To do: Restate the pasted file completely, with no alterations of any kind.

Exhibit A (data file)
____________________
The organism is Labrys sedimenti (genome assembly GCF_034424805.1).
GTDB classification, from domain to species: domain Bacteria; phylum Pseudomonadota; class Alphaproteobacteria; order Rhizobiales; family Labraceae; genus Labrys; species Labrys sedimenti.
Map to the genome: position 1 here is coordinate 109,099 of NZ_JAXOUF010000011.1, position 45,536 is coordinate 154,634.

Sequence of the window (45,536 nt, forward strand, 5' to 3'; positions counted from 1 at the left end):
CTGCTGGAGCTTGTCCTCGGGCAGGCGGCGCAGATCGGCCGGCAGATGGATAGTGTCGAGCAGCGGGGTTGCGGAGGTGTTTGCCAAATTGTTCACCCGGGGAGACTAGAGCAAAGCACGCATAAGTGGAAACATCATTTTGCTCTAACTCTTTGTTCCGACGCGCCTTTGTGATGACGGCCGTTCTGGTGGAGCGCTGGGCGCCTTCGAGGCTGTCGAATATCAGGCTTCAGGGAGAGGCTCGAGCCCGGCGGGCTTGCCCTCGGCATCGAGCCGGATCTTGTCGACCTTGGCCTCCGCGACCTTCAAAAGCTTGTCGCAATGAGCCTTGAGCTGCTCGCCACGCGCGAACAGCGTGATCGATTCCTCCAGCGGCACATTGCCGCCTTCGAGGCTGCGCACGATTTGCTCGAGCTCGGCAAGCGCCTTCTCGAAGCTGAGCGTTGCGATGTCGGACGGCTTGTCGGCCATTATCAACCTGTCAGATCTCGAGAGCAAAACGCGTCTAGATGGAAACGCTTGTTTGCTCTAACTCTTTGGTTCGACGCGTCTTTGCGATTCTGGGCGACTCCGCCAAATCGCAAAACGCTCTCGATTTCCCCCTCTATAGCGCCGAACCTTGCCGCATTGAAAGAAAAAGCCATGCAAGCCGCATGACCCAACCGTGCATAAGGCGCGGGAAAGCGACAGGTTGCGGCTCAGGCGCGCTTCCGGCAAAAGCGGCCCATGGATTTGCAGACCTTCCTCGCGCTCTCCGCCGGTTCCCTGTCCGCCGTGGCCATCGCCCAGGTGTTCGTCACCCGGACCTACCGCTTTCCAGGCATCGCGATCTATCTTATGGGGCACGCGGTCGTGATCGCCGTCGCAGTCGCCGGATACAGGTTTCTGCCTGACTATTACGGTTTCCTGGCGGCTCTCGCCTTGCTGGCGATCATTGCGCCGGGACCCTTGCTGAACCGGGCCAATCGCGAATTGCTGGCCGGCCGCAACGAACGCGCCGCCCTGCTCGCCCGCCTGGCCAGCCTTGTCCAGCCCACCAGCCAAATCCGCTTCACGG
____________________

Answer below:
The organism is Labrys sedimenti (genome assembly GCF_034424805.1).
GTDB classification, from domain to species: domain Bacteria; phylum Pseudomonadota; class Alphaproteobacteria; order Rhizobiales; family Labraceae; genus Labrys; species Labrys sedimenti.
Map to the genome: position 1 here is coordinate 109,099 of NZ_JAXOUF010000011.1, position 45,536 is coordinate 154,634.

Sequence of the window (45,536 nt, forward strand, 5' to 3'; positions counted from 1 at the left end):
CTGCTGGAGCTTGTCCTCGGGCAGGCGGCGCAGATCGGCCGGCAGATGGATAGTGTCGAGCAGCGGGGTTGCGGAGGTGTTTGCCAAATTGTTCACCCGGGGAGACTAGAGCAAAGCACGCATAAGTGGAAACATCATTTTGCTCTAACTCTTTGTTCCGACGCGCCTTTGTGATGACGGCCGTTCTGGTGGAGCGCTGGGCGCCTTCGAGGCTGTCGAATATCAGGCTTCAGGGAGAGGCTCGAGCCCGGCGGGCTTGCCCTCGGCATCGAGCCGGATCTTGTCGACCTTGGCCTCCGCGACCTTCAAAAGCTTGTCGCAATGAGCCTTGAGCTGCTCGCCACGCGCGAACAGCGTGATCGATTCCTCCAGCGGCACATTGCCGCCTTCGAGGCTGCGCACGATTTGCTCGAGCTCGGCAAGCGCCTTCTCGAAGCTGAGCGTTGCGATGTCGGACGGCTTGTCGGCCATTATCAACCTGTCAGATCTCGAGAGCAAAACGCGTCTAGATGGAAACGCTTGTTTGCTCTAACTCTTTGGTTCGACGCGTCTTTGCGATTCTGGGCGACTCCGCCAAATCGCAAAACGCTCTCGATTTCCCCCTCTATAGCGCCGAACCTTGCCGCATTGAAAGAAAAAGCCATGCAAGCCGCATGACCCAACCGTGCATAAGGCGCGGGAAAGCGACAGGTTGCGGCTCAGGCGCGCTTCCGGCAAAAGCGGCCCATGGATTTGCAGACCTTCCTCGCGCTCTCCGCCGGTTCCCTGTCCGCCGTGGCCATCGCCCAGGTGTTCGTCACCCGGACCTACCGCTTTCCAGGCATCGCGATCTATCTTATGGGGCACGCGGTCGTGATCGCCGTCGCAGTCGCCGGATACAGGTTTCTGCCTGACTATTACGGTTTCCTGGCGGCTCTCGCCTTGCTGGCGATCATTGCGCCGGGACCCTTGCTGAACCGGGCCAATCGCGAATTGCTGGCCGGCCGCAACGAACGCGCCGCCCTGCTCGCCCGCCTGGCCAGCCTTGTCCAGCCCACCAGCCAAATCCGCTTCACGG